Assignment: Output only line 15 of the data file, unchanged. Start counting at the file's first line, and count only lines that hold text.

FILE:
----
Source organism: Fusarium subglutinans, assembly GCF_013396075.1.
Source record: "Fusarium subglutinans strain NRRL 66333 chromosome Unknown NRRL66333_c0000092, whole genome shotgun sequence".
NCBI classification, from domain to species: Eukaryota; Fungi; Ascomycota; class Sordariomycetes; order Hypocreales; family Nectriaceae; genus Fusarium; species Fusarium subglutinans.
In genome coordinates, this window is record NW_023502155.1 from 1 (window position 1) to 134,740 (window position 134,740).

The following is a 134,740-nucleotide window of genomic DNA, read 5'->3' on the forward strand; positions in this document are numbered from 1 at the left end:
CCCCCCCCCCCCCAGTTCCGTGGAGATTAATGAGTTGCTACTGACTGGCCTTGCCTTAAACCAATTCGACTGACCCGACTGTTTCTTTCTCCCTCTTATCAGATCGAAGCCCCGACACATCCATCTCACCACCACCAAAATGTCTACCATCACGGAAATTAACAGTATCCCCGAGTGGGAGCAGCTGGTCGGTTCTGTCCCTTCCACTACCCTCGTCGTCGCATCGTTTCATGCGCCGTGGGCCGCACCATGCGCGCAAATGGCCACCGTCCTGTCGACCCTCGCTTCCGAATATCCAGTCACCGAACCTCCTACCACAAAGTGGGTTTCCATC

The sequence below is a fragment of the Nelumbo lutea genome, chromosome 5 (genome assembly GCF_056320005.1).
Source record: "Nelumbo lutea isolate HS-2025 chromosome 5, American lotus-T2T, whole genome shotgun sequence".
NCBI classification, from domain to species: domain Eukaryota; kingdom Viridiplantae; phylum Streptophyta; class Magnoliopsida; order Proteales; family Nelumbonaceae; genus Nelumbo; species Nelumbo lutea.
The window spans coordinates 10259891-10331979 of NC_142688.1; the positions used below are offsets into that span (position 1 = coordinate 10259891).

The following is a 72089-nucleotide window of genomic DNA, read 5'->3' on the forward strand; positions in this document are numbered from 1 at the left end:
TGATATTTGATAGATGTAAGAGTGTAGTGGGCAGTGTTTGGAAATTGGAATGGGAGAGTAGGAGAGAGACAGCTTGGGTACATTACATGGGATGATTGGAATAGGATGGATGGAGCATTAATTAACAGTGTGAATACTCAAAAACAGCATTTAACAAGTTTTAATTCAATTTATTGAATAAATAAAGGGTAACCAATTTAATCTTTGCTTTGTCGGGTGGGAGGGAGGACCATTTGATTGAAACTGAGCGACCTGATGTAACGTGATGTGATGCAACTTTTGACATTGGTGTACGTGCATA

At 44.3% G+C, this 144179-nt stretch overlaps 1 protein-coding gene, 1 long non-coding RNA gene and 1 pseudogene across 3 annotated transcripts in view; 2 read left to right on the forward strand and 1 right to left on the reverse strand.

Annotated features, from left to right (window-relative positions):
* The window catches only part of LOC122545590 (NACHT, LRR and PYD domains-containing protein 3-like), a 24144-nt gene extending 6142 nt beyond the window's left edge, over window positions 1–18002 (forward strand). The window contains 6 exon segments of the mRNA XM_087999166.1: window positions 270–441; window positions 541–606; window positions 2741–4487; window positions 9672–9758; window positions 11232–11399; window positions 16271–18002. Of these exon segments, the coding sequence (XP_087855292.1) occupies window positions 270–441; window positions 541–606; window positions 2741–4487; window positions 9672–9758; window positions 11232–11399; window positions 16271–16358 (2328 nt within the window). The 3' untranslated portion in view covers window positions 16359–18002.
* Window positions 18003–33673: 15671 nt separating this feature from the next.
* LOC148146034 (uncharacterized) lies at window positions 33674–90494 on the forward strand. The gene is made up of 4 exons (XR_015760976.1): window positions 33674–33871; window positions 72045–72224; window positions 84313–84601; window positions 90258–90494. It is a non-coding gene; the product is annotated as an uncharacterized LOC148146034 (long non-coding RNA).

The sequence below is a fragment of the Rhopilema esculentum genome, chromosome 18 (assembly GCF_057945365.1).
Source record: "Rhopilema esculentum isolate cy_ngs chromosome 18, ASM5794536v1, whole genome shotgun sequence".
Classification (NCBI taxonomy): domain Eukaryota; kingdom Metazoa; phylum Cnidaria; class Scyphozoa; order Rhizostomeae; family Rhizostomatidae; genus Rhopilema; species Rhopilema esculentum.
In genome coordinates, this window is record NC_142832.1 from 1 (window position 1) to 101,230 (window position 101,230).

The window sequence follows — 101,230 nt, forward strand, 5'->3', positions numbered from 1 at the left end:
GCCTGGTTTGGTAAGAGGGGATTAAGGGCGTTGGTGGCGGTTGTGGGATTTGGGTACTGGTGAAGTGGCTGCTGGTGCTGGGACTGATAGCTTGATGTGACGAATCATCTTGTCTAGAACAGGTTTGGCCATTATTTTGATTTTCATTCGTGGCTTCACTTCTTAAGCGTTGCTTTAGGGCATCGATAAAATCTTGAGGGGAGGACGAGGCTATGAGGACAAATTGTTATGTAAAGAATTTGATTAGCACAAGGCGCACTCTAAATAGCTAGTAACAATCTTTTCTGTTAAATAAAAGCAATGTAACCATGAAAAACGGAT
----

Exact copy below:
* The window catches only part of LOC122545590 (NACHT, LRR and PYD domains-containing protein 3-like), a 24144-nt gene extending 6142 nt beyond the window's left edge, over window positions 1–18002 (forward strand). The window contains 6 exon segments of the mRNA XM_087999166.1: window positions 270–441; window positions 541–606; window positions 2741–4487; window positions 9672–9758; window positions 11232–11399; window positions 16271–18002. Of these exon segments, the coding sequence (XP_087855292.1) occupies window positions 270–441; window positions 541–606; window positions 2741–4487; window positions 9672–9758; window positions 11232–11399; window positions 16271–16358 (2328 nt within the window). The 3' untranslated portion in view covers window positions 16359–18002.